(We flirted with a hypothesis: Iris was the obvious suspect. Nothing had gone missing before she arrived in our household. What if Iris was a thief?)

Then we found my hat. I couldn’t believe it. The first time I retraced my steps, I’d come up with nothing, as with all the other missing things. It was all part of the same plot, and it was beginning to be infuriating, not to mention boring. But yes, the surprise twist. I present once again at another Lost and Found, and the attendant comes back with precisely what I am looking for held in his very hand. And suddenly it didn’t matter anymore that on the way to the Lost and Found, my purse strap had snapped in two and it was beginning to seem that my whole life was unravelling. Because it wasn’t. I had my hat back, and everything terrible seemed a little less inevitable after that.

We walked home and I didn’t even need my hat. The temperature was above zero, something spring-like in the air, and the sun was out. For the first time in a long time, we held hands without mittens, and our mittens were either tucked safely in our pockets or tied to our coat with string.

4 thoughts on “On Seven Months Part 2: I Want My Hat Back”

  1. I enjoyed reading this story. Thank you for your excellent posts, Kerry. “I want my hat back!” indeed. 🙂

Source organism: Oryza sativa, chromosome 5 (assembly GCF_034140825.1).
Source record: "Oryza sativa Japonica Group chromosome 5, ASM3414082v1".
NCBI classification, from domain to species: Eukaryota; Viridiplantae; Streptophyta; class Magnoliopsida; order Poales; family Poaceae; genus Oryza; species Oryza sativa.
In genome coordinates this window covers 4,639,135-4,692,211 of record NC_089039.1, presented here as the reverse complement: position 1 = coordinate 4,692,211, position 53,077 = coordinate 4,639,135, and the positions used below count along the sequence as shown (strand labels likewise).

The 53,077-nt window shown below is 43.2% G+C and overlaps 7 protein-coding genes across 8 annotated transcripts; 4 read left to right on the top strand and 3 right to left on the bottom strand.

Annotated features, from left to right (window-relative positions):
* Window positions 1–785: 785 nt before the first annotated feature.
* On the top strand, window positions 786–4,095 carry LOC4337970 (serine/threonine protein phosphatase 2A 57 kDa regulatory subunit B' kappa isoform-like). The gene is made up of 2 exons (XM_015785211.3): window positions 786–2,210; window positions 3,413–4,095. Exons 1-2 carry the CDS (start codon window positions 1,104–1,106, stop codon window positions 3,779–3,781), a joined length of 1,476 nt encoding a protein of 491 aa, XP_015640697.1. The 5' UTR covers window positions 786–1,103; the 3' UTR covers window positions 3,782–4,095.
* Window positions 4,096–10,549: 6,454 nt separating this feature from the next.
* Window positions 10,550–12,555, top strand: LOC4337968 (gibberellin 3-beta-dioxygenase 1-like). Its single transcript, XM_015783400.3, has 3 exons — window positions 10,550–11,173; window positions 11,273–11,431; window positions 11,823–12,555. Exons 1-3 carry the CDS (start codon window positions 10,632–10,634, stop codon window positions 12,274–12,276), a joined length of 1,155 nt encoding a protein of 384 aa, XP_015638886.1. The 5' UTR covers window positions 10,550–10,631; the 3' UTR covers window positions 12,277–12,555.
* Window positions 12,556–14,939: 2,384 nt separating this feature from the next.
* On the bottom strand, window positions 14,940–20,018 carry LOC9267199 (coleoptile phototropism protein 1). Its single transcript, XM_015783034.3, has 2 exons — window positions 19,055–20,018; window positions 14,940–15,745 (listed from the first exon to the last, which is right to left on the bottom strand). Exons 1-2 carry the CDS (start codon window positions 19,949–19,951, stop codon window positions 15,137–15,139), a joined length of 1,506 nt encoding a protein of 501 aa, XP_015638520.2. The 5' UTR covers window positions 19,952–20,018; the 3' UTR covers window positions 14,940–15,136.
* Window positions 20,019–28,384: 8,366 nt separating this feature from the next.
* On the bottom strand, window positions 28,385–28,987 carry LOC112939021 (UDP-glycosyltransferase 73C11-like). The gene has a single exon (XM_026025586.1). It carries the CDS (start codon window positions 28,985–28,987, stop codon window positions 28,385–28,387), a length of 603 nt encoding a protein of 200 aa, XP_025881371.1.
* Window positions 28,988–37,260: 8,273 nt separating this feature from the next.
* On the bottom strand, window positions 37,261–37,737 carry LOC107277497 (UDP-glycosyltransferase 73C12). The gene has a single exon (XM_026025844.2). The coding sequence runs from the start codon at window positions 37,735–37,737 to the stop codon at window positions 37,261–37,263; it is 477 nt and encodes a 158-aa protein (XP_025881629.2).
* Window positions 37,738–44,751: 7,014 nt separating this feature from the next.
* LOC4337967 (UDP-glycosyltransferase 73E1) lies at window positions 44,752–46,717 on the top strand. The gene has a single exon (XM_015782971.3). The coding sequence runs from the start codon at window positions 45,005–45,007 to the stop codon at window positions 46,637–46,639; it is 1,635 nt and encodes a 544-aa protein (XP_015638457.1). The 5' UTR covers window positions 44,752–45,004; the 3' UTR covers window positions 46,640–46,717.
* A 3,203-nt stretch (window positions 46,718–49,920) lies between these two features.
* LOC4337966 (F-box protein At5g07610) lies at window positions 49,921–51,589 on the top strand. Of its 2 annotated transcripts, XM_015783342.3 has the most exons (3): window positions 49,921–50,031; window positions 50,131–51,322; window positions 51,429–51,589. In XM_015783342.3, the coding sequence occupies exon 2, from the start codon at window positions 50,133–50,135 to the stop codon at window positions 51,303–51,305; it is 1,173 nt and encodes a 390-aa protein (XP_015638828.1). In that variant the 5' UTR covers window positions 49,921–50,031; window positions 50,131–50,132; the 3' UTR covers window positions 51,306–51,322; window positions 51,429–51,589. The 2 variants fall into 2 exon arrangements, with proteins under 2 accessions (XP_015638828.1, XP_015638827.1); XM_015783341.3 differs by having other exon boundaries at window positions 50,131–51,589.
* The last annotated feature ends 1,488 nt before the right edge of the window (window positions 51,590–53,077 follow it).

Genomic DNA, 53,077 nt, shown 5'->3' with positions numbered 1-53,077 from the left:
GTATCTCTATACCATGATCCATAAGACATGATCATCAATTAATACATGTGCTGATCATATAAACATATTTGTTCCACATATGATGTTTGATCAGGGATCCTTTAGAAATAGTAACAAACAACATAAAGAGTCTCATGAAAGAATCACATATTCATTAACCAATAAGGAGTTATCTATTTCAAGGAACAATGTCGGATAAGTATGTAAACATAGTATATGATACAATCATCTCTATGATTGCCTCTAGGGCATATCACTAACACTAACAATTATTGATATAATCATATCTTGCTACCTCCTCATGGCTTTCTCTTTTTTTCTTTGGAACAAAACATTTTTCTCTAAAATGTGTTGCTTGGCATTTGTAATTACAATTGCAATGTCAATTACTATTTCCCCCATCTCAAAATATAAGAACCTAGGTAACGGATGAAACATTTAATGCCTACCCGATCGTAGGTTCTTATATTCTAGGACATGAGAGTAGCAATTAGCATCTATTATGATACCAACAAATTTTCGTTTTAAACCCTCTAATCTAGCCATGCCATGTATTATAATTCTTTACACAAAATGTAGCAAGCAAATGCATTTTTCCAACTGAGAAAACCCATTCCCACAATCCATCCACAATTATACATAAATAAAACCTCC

2. Carrie says:

    I’ve long believed “Mommy brain” is simple sleep-deprivation, and it’s ridiculous to label it anything else, not to mention offensive to imply that motherhood is somehow associated with a loss of brain power. Argh!

    I’m glad you found your hat!

  3. saleema says:

    I’m so happy you found your hat! That feels like a little miracle.

    I’ve gone through phases of losing things one after another (keys, wallet, buspass, jewelry), and it always seems to happen when I’m falling in love….so I’m not surprised to hear about this happening after Iris’s arrival. 🙂

  4. Rebecca says:

    This was lovely.
    I am forever losing things. But then again I’ve always been like that. I agree that the first few months after childbirth are perhaps my sharpest. But then I get tired and there are too many people with too many things to keep track of them all now. Glad you got your hat back.